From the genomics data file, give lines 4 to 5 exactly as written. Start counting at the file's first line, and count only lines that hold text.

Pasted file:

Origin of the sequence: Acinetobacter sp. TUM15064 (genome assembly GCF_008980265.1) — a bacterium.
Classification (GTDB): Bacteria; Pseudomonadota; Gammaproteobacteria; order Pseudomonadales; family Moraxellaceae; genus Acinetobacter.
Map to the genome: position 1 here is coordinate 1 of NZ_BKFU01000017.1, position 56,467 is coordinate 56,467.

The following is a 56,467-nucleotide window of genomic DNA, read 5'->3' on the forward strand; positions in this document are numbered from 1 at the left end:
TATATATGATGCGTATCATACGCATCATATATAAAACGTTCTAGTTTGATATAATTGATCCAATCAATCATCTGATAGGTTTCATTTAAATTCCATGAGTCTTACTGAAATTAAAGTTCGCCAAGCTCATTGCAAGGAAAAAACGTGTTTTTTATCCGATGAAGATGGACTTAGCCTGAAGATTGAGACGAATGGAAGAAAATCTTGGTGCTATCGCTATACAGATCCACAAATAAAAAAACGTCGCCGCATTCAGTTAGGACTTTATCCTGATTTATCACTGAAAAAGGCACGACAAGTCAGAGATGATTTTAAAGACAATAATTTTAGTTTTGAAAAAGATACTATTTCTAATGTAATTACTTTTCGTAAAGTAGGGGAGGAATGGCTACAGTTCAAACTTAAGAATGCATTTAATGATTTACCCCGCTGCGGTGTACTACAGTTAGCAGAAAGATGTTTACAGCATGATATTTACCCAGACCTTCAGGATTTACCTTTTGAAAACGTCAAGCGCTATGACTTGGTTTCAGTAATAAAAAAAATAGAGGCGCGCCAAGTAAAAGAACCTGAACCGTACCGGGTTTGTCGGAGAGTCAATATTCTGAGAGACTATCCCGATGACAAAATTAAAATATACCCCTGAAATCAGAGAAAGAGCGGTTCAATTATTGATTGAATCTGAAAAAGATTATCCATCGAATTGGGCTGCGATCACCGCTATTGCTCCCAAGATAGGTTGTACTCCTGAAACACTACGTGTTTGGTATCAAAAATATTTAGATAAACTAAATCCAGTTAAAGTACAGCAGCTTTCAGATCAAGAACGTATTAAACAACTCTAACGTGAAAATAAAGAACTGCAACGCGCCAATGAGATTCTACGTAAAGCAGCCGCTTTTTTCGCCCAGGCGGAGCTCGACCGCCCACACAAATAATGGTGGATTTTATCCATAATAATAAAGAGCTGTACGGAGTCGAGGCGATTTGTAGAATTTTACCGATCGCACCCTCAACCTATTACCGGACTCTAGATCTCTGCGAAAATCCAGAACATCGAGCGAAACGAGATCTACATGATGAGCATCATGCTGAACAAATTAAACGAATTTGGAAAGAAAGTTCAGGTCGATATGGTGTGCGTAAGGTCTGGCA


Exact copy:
The following is a 56,467-nucleotide window of genomic DNA, read 5'->3' on the forward strand; positions in this document are numbered from 1 at the left end:
TATATATGATGCGTATCATACGCATCATATATAAAACGTTCTAGTTTGATATAATTGATCCAATCAATCATCTGATAGGTTTCATTTAAATTCCATGAGTCTTACTGAAATTAAAGTTCGCCAAGCTCATTGCAAGGAAAAAACGTGTTTTTTATCCGATGAAGATGGACTTAGCCTGAAGATTGAGACGAATGGAAGAAAATCTTGGTGCTATCGCTATACAGATCCACAAATAAAAAAACGTCGCCGCATTCAGTTAGGACTTTATCCTGATTTATCACTGAAAAAGGCACGACAAGTCAGAGATGATTTTAAAGACAATAATTTTAGTTTTGAAAAAGATACTATTTCTAATGTAATTACTTTTCGTAAAGTAGGGGAGGAATGGCTACAGTTCAAACTTAAGAATGCATTTAATGATTTACCCCGCTGCGGTGTACTACAGTTAGCAGAAAGATGTTTACAGCATGATATTTACCCAGACCTTCAGGATTTACCTTTTGAAAACGTCAAGCGCTATGACTTGGTTTCAGTAATAAAAAAAATAGAGGCGCGCCAAGTAAAAGAACCTGAACCGTACCGGGTTTGTCGGAGAGTCAATATTCTGAGAGACTATCCCGATGACAAAATTAAAATATACCCCTGAAATCAGAGAAAGAGCGGTTCAATTATTGATTGAATCTGAAAAAGATTATCCATCGAATTGGGCTGCGATCACCGCTATTGCTCCCAAGATAGGTTGTACTCCTGAAACACTACGTGTTTGGTATCAAAAATATTTAGATAAACTAAATCCAGTTAAAGTACAGCAGCTTTCAGATCAAGAACGTATTAAACAACTCTAACGTGAAAATAAAGAACTGCAACGCGCCAATGAGATTCTACGTAAAGCAGCCGCTTTTTTCGCCCAGGCGGAGCTCGACCGCCCACACAAATAATGGTGGATTTTATCCATAATAATAAAGAGCTGTACGGAGTCGAGGCGATTTGTAGAATTTTACCGATCGCACCCTCAACCTATTACCGGACTCTAGATCTCTGCGAAAATCCAGAACATCGAGCGAAACGAGATCTACATGATGAGCATCATGCTGAACAAATTAAACGAATTTGGAAAGAAAGTTCAGGTCGATATGGTGTGCGTAAGGTCTGGCA